The old man stared at the contents of his glass. The fire crackled as it had on so many other winter days. That midnight flight from Northdale Manor had been more than 50 years ago. But as he had related the story to his granddaughter, the dread was there once again, waiting in the wings.
“It was a long time ago,” he said, presently.
“You’ve never juggled for me, Grandad,” Amélie said in a low voice.
“The last time I performed was that night by the yew hedges in Northdale’s gardens,” he told her flatly. “I began to fear that the creature could travel: not only out into the garden, but what if it travelled further? What if I let it into some part of my life and it gained a foothold? I couldn’t risk that thing becoming a way of life.”
There was silence as they both looked back down the years.
“And I’m going back there tomorrow,” the young woman said, finally. “And you’re worried it might try to make itself known to me.”
He said nothing. He felt foolish: he felt he had let Amélie down. Martin had always prided himself on protecting his granddaughter from harm, on being the one with the wise advice. But he could think of nothing to say. He had worried her now: how could he reassure her? Should he tell her that time had passed, and surely the thing would have settled back in its grave? That peripheral vision was a fleeting visionary business, and any vision would last just seconds? That surely folks would have heard of other sightings, and word would have reached Martin?
Nothing seemed the right thing to say.
Amélie’s mother called from the kitchen. Dinner was ready. There was nothing for it but to get up and join the others.
It cast rather a shadow over Christmas dinner and the subsequent walk across the fields to the village. The family noticed two of its members wrapped up in their thoughts and did its best to fill the gap, chattering about this and that.
When they reached the village, and Grandad was once more settled in his cottage with the lights blazing, Amélie turned with that determined stance which was her signature, and set off towards the church.
That night, it snowed. A thick blanket of white settled silently on the village. The air was sharp and bit the lungs; it was the weather for mittens and scarves and stout wellingtons.
Martin woke from a fretful sleep to hear someone hammering on the door.
“Grandad! Grandad! Are you awake?”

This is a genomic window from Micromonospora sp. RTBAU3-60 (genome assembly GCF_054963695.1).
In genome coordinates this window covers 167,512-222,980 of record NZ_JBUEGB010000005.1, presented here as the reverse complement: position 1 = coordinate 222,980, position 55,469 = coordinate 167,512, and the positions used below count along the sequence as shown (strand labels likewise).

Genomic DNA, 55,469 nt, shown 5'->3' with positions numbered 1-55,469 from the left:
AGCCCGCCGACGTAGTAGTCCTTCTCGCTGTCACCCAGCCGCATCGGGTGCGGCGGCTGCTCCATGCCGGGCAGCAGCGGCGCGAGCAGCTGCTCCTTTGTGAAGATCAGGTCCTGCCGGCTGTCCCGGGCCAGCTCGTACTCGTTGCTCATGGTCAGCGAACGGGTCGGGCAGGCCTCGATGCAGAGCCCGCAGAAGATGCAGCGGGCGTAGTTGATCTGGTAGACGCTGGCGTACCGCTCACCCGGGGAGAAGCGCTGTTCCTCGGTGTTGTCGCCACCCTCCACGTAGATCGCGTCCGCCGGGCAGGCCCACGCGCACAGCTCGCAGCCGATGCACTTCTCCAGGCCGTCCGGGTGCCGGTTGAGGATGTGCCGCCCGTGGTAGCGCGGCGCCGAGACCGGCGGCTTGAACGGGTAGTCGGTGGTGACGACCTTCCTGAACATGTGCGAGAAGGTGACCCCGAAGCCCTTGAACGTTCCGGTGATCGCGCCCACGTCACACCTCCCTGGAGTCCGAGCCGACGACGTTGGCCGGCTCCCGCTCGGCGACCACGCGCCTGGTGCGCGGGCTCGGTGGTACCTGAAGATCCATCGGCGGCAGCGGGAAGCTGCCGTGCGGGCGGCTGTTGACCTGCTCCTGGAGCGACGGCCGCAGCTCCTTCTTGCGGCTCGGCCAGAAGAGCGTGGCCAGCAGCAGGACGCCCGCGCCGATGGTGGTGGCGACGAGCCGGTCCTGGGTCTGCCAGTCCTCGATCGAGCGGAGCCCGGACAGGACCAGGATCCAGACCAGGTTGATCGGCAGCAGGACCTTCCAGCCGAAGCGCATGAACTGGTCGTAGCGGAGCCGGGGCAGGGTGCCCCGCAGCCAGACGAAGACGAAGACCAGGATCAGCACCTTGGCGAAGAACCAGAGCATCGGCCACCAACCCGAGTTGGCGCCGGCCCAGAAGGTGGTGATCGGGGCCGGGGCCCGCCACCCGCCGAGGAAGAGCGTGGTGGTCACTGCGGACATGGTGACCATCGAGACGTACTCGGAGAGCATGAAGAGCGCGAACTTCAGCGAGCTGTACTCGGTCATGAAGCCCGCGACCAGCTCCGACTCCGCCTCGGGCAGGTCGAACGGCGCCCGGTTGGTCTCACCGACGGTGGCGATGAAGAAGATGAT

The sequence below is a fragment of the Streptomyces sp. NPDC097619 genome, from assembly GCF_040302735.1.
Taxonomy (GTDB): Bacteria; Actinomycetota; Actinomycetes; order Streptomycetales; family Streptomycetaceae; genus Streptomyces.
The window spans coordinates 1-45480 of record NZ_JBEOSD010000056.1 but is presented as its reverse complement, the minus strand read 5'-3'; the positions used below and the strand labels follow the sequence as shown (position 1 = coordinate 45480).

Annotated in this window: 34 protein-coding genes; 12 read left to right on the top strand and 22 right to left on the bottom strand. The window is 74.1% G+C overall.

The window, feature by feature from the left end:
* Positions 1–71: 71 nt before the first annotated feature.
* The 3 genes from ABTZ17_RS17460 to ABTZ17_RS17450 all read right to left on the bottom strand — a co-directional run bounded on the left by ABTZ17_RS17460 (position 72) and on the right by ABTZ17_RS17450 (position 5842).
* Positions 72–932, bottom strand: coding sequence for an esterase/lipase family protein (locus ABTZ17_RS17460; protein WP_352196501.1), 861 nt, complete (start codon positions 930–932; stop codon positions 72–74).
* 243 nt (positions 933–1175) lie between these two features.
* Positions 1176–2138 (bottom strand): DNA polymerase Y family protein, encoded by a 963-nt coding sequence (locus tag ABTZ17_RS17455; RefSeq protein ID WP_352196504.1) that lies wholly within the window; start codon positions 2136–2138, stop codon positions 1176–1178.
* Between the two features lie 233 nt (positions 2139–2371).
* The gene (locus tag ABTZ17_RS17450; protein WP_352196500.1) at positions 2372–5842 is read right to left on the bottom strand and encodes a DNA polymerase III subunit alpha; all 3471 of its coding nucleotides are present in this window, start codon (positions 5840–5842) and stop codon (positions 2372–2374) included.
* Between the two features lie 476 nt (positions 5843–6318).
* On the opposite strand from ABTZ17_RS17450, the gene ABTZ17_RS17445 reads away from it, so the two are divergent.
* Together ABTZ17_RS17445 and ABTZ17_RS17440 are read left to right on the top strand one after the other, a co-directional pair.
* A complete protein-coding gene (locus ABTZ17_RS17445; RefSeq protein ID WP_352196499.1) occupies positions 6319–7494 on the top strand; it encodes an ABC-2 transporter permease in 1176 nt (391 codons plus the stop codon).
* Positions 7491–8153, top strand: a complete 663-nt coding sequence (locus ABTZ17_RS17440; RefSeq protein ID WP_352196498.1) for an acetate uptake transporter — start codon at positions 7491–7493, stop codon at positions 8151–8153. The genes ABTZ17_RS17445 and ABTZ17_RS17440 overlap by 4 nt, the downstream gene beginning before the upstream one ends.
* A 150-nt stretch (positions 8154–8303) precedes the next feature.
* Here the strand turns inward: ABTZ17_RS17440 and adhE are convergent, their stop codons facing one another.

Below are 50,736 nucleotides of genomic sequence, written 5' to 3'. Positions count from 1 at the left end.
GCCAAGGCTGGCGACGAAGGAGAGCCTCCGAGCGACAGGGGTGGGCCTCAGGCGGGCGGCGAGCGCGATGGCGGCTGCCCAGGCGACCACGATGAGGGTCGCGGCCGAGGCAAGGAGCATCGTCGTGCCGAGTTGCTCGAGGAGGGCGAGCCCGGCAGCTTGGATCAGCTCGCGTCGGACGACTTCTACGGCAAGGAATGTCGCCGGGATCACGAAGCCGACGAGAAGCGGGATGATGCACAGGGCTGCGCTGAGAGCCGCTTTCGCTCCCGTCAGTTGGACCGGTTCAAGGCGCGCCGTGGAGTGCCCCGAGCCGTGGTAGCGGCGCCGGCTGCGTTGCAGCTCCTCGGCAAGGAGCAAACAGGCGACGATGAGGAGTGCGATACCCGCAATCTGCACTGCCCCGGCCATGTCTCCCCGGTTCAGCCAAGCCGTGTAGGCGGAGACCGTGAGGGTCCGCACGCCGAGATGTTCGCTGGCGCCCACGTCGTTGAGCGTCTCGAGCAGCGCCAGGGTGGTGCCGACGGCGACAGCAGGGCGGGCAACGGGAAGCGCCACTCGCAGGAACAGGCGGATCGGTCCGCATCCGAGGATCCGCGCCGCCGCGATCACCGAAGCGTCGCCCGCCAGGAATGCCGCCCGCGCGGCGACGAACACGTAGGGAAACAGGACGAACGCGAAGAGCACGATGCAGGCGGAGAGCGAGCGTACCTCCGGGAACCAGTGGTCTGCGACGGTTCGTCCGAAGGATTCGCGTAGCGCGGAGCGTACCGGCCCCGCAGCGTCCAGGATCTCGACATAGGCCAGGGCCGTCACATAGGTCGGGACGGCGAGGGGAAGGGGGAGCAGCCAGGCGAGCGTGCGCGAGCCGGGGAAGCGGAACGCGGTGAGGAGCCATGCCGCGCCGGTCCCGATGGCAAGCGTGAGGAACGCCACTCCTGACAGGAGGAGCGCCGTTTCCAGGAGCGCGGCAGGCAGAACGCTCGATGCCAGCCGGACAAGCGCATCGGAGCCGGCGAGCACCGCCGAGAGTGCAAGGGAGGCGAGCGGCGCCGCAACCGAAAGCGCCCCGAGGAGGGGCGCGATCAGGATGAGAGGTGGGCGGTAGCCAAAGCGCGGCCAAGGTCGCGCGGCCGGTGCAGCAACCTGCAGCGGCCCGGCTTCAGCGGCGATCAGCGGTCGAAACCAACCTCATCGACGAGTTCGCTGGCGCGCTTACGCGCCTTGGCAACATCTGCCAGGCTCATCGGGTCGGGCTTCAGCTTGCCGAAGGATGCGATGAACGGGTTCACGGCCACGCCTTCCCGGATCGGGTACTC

He was now, he reflected wryly and not without humour. It took him longer to get to the door than it used to. But he had no doubt that whatever it was could wait.
He opened the door to find two people standing stamping their feet against the chill: Amélie, grinning enthusiastically, and the Vicar.
“I feel sure,” Martin said slowly and with infinite patience. “that you are going to tell me what this is all about very soon indeed.”
“Indeed, Mr St John,” the Vicar intervened. “I am sure this must all look most irregular; but you see, your grandaughter has appraised me of the events at Northdale Manor in your youth, and tells me you are both concerned for her welfare at the hall today.”
Of all the hair brained schemes, Martin thought. Sleeping dogs just would not be allowed to lie, would they?
Amélie interjected briskly: “Grandad, you need to get some clothes on. We’re going to sort this out. Reverend Smithson is part of the Diocese’s Ministry of Deliverance- you’ve heard of them, I’m sure – “
Oh, yes, he had heard of them. Nutters who went around on the fringes of the Church of England, casting out demons from poor sods who must not know what had hit them.
“Yes, well, thank you, Vicar, but I think we’ll just let this one lie,” he said. “Amelie, I’ll talk to you after work…” And then, he stopped. The thought of Amélie, locking up the great old house on her own when that thing might still inhabit it – it was deeply unsettling.
“On second thoughts, I’ll come and help you lock up myself,” he said. “What time does everyone start to leave after the Boxing Day shoot?”
Of course, that meddling vicar contrived to be at Northdale with some feeble excuse or other at 3:30 in the afternoon, as the thin Winter light began to fade, and the visitors were getting in their cars to leave.
The three kept their communication to the occasional grim glance while the punters were still there. But as the last man loaded his cases in the boot and headed off down the drive, Martin met his granddaughter and the clergyman on the steps of the hall.